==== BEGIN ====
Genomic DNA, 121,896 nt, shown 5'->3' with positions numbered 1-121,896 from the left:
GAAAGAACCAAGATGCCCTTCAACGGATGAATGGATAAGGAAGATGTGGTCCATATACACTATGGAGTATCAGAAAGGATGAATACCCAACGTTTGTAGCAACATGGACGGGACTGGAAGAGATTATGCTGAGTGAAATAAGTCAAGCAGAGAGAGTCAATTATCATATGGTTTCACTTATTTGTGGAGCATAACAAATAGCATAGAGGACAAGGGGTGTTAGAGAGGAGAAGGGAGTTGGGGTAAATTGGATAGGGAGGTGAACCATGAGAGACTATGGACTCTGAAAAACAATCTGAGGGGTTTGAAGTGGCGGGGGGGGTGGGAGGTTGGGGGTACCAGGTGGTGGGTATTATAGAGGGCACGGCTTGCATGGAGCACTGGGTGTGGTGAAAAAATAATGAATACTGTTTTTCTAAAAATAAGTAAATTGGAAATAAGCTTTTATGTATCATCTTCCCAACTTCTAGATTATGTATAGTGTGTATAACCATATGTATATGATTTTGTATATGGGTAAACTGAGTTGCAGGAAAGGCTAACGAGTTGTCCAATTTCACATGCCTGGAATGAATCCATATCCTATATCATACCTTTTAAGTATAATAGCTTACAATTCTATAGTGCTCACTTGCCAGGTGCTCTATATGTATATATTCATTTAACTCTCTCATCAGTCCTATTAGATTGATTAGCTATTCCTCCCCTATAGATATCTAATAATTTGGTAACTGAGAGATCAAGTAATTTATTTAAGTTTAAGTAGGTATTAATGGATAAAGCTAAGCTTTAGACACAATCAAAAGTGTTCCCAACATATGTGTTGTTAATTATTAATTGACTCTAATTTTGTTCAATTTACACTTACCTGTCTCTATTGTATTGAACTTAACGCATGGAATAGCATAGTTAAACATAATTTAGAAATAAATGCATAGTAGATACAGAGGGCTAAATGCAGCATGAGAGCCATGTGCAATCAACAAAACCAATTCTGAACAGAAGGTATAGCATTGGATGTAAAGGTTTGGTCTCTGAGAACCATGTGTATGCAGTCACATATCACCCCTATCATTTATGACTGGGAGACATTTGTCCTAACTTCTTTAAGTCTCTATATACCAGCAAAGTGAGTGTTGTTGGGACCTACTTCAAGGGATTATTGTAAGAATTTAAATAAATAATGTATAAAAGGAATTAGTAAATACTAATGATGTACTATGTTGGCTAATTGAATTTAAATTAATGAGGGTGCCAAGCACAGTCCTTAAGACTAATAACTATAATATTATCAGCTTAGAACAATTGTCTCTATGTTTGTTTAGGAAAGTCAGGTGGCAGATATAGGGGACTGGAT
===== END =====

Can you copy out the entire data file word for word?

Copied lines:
Genomic DNA, 121,896 nt, shown 5'->3' with positions numbered 1-121,896 from the left:
GAAAGAACCAAGATGCCCTTCAACGGATGAATGGATAAGGAAGATGTGGTCCATATACACTATGGAGTATCAGAAAGGATGAATACCCAACGTTTGTAGCAACATGGACGGGACTGGAAGAGATTATGCTGAGTGAAATAAGTCAAGCAGAGAGAGTCAATTATCATATGGTTTCACTTATTTGTGGAGCATAACAAATAGCATAGAGGACAAGGGGTGTTAGAGAGGAGAAGGGAGTTGGGGTAAATTGGATAGGGAGGTGAACCATGAGAGACTATGGACTCTGAAAAACAATCTGAGGGGTTTGAAGTGGCGGGGGGGGTGGGAGGTTGGGGGTACCAGGTGGTGGGTATTATAGAGGGCACGGCTTGCATGGAGCACTGGGTGTGGTGAAAAAATAATGAATACTGTTTTTCTAAAAATAAGTAAATTGGAAATAAGCTTTTATGTATCATCTTCCCAACTTCTAGATTATGTATAGTGTGTATAACCATATGTATATGATTTTGTATATGGGTAAACTGAGTTGCAGGAAAGGCTAACGAGTTGTCCAATTTCACATGCCTGGAATGAATCCATATCCTATATCATACCTTTTAAGTATAATAGCTTACAATTCTATAGTGCTCACTTGCCAGGTGCTCTATATGTATATATTCATTTAACTCTCTCATCAGTCCTATTAGATTGATTAGCTATTCCTCCCCTATAGATATCTAATAATTTGGTAACTGAGAGATCAAGTAATTTATTTAAGTTTAAGTAGGTATTAATGGATAAAGCTAAGCTTTAGACACAATCAAAAGTGTTCCCAACATATGTGTTGTTAATTATTAATTGACTCTAATTTTGTTCAATTTACACTTACCTGTCTCTATTGTATTGAACTTAACGCATGGAATAGCATAGTTAAACATAATTTAGAAATAAATGCATAGTAGATACAGAGGGCTAAATGCAGCATGAGAGCCATGTGCAATCAACAAAACCAATTCTGAACAGAAGGTATAGCATTGGATGTAAAGGTTTGGTCTCTGAGAACCATGTGTATGCAGTCACATATCACCCCTATCATTTATGACTGGGAGACATTTGTCCTAACTTCTTTAAGTCTCTATATACCAGCAAAGTGAGTGTTGTTGGGACCTACTTCAAGGGATTATTGTAAGAATTTAAATAAATAATGTATAAAAGGAATTAGTAAATACTAATGATGTACTATGTTGGCTAATTGAATTTAAATTAATGAGGGTGCCAAGCACAGTCCTTAAGACTAATAACTATAATATTATCAGCTTAGAACAATTGTCTCTATGTTTGTTTAGGAAAGTCAGGTGGCAGATATAGGGGACTGGAT